I read this book because a friend strongly recommended it on Facebook, and while I’m not sorry I did, I didn’t love it as much as she did nor as much as I hoped I would.
The main character is Tookie, an Ojibwe woman with a criminal past. She is convinced by a woman she loves to commit one crime, only to learn afterward that she has been set up to be guilty of an entirely different offense. The judge hands her an extremely harsh sentence, but after several years, her lawyer manages to get it reduced and Tookie is released. Her time in prison turned Tookie into a voracious reader, so she applies for a job at Louise Erdrich’s independent store Birchbark Books. This was the first thing that made it hard for me to connect to the story. To have Louise Erdrich write about herself as a minor character in her own novel felt too meta to me, and I didn’t enjoy the archness of it.
Tookie herself is a complex character, scarred but with the potential for warmth and growth. She turns out to be a great bookseller. Because of the wide and eclectic reading experience she gained in prison and has continued on the outside, she is often able to help customers find books they will love. Her most annoying regular customer is a woman named Flora, who does a great many charitable deeds but also insists without any concrete evidence that she too has Native ancestry. Flora dies on All Souls Day, 2019, but she refuses to rest in peace. Instead, she haunts the bookstore by returning every day at her normal time and moving to all her favorite spots within the building. In particular, Flora is drawn to Tookie, and one of the essential questions of the novel is why.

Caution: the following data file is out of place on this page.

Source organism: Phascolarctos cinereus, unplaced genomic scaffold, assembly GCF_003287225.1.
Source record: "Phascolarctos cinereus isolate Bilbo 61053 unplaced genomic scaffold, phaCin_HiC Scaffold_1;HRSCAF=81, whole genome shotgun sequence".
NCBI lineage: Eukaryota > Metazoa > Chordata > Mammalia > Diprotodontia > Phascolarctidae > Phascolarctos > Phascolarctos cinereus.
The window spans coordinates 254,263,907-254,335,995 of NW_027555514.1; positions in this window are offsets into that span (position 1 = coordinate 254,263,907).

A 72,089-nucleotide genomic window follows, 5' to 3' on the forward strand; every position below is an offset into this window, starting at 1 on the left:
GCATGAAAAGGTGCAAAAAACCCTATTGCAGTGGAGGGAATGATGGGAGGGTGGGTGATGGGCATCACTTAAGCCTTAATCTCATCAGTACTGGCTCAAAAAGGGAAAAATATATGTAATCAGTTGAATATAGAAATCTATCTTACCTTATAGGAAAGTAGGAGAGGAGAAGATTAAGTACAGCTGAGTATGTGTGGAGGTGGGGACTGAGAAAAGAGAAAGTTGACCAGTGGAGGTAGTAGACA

As the weeks pass, Flora persists and Tookie becomes more and more desperate to figure out how to persuade her to leave. The year draws to a close, and as it does, we as readers know something the characters do not: COVID-19 is coming, and their lives will be forever changed. Not only COVID, but this is Minneapolis, so the murder of George Floyd and the subsequent unrest will become part of the storyline too.
And here is where I experienced my other big disconnect from the story. I expected these two catastrophes to stir me deeply, but they did not. I don’t know if the problem is that I’m still too numb (I lost a dearly loved brother to COVID) or if Louise Erdrich didn’t have enough distance from the events to be able to write about them with power and insight. Either is possible—or both in tandem.
All I know is that the book did not move me in the way I’d hoped. Reactions to fiction are subjective—as an author myself, I know that well—so I don’t offer this as a definitive response to The Sentence. If the premise of the book intrigues you, I recommend that you give it a try and decide for yourself.